How to Manage Seasonal Affective Disorder
As we enter the darkest days of the year, remember that seasonal mental health concerns are real. According to the National Institute of Mental Health, Seasonal Affective Disorder (SAD) is most common among those who live in climates like ours where winter nighttime hours are longer than daylight hours(1). SAD is a specific form of major depressive disorder that follows a seasonal pattern. It is not classified in the DSM-5 as a distinct disorder. Rather it's labeled as "Major Depressive Disorder with Seasonal Pattern". This condition is associated with depressive symptoms during the winter months and—although rarer—during the summer months as well. These symptoms are seasonally recurrent and can persist for about four to five months. Of note, research shows that perinatal depression is more likely in women who have given birth in the winter months(2).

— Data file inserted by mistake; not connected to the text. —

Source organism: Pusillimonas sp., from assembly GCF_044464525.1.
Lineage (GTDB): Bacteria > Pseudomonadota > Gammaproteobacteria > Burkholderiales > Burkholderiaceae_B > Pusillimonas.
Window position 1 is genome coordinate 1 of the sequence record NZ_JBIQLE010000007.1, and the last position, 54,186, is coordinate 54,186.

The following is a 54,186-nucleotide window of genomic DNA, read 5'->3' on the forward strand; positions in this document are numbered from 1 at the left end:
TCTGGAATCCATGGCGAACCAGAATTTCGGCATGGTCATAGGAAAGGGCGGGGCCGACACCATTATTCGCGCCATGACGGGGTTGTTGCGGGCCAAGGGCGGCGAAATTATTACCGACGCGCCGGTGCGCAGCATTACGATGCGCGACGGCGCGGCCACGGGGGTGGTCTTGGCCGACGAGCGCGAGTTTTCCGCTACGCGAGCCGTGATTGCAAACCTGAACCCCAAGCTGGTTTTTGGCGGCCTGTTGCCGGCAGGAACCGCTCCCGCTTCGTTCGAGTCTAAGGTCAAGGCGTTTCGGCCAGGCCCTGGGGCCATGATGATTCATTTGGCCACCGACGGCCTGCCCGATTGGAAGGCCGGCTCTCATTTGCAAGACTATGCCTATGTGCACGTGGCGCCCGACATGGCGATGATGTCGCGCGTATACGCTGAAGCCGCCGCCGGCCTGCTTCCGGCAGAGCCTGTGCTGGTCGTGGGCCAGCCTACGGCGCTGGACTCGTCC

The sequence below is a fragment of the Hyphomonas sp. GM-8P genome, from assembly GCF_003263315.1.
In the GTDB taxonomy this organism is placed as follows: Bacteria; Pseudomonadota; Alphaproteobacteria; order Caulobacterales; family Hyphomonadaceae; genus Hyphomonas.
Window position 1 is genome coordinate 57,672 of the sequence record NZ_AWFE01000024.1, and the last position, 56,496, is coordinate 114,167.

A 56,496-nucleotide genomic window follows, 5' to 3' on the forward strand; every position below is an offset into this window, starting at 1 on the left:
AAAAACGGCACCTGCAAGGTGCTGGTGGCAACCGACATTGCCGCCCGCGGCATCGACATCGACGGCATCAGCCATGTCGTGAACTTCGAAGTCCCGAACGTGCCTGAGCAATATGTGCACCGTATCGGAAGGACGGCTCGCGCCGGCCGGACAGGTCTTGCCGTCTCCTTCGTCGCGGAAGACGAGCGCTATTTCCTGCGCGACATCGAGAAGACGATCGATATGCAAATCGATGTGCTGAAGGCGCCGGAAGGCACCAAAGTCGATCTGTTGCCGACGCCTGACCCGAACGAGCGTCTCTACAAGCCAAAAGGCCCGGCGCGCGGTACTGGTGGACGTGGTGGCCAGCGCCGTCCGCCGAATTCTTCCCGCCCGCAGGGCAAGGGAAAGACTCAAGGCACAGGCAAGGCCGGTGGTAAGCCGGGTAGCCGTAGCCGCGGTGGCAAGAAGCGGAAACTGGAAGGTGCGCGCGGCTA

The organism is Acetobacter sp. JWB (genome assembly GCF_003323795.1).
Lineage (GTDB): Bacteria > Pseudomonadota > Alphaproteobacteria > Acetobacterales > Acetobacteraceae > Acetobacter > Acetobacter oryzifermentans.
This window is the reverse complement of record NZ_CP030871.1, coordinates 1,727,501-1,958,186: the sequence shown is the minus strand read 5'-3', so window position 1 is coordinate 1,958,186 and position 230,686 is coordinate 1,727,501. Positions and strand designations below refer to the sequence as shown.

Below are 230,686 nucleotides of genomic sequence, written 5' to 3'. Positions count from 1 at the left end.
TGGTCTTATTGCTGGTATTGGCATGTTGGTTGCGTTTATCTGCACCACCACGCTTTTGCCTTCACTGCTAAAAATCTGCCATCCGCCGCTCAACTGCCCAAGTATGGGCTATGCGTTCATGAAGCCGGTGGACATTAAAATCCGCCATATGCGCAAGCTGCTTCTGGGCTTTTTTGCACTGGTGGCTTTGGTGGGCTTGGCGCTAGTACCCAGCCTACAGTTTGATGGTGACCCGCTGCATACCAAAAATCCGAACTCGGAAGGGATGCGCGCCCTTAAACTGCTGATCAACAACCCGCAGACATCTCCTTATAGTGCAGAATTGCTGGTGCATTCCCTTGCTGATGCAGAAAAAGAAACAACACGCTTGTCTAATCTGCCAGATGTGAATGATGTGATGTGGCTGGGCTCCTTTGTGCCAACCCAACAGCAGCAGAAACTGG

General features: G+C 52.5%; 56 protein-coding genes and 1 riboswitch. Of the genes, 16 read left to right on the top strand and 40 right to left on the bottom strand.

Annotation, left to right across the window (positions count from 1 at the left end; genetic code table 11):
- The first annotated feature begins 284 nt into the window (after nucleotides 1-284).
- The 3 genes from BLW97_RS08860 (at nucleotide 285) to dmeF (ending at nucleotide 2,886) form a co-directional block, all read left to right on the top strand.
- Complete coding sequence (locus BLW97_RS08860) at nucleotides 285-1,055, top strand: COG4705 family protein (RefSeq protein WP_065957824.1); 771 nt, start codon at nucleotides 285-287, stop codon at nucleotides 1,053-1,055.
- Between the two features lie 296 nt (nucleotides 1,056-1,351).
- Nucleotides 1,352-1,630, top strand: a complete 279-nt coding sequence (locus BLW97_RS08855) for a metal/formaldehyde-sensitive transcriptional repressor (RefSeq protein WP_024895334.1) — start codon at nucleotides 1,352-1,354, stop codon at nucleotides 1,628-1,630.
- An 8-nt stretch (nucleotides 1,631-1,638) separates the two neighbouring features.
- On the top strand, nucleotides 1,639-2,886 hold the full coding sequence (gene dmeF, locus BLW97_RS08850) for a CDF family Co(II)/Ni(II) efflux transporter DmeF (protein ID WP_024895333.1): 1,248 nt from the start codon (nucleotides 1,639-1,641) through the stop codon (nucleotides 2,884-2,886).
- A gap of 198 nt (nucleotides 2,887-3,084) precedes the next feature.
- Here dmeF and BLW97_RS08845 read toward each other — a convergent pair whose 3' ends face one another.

To identify SAD, Mayo Clinic recommends a physical exam, lab work to rule out underlying causes, and a psychological exam using a validated screening tool, such as the PHQ-9(3). For assessing and treating SAD in pediatric populations Child Mind provides useful information. In addition to watching for signs of SAD among those we care for, health providers can take special care of themselves during this season as well.
Self-Care strategies to prevent and manage SAD3:
- Keep a consistent sleep schedule and routine
- Spending time outside in nature and in the sun especially in the morning
- Exercising and eating a balanced diet
- Tracking moods and activities
Treatment strategies for SAD4:
- Light therapy
- Psychotherapy (Cognitive Behavioral Therapy has the most evidence)
- Antidepressant medication
- Vitamin D
As always, Illinois DocAssist is here to support you as you care for your pediatric and perinatal patients who may experience SAD and other mental health concerns. Our psychiatric consultants are a phone call away at 866-986-2778 or you can request a free consultation via our online form.